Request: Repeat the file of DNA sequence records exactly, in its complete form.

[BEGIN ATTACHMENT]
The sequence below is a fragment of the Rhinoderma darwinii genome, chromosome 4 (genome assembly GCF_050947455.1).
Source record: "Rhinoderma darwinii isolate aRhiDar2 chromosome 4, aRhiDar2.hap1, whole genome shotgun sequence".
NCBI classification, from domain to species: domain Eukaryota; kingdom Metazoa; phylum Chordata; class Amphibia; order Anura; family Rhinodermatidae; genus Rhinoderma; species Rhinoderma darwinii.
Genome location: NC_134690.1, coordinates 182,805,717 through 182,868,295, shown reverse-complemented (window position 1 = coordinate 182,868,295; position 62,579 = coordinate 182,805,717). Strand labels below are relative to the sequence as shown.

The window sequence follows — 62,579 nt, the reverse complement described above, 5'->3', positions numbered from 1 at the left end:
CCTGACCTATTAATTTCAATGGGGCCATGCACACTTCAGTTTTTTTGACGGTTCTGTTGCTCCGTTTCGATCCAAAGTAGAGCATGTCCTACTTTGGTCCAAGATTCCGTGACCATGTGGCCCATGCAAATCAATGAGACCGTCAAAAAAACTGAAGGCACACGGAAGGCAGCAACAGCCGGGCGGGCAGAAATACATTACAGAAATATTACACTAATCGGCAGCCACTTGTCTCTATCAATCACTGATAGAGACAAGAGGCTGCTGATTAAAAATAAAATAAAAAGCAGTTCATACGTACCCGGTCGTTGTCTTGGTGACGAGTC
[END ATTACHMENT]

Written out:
The sequence below is a fragment of the Rhinoderma darwinii genome, chromosome 4 (genome assembly GCF_050947455.1).
Source record: "Rhinoderma darwinii isolate aRhiDar2 chromosome 4, aRhiDar2.hap1, whole genome shotgun sequence".
NCBI classification, from domain to species: domain Eukaryota; kingdom Metazoa; phylum Chordata; class Amphibia; order Anura; family Rhinodermatidae; genus Rhinoderma; species Rhinoderma darwinii.
Genome location: NC_134690.1, coordinates 182,805,717 through 182,868,295, shown reverse-complemented (window position 1 = coordinate 182,868,295; position 62,579 = coordinate 182,805,717). Strand labels below are relative to the sequence as shown.

The window sequence follows — 62,579 nt, the reverse complement described above, 5'->3', positions numbered from 1 at the left end:
CCTGACCTATTAATTTCAATGGGGCCATGCACACTTCAGTTTTTTTGACGGTTCTGTTGCTCCGTTTCGATCCAAAGTAGAGCATGTCCTACTTTGGTCCAAGATTCCGTGACCATGTGGCCCATGCAAATCAATGAGACCGTCAAAAAAACTGAAGGCACACGGAAGGCAGCAACAGCCGGGCGGGCAGAAATACATTACAGAAATATTACACTAATCGGCAGCCACTTGTCTCTATCAATCACTGATAGAGACAAGAGGCTGCTGATTAAAAATAAAATAAAAAGCAGTTCATACGTACCCGGTCGTTGTCTTGGTGACGAGTC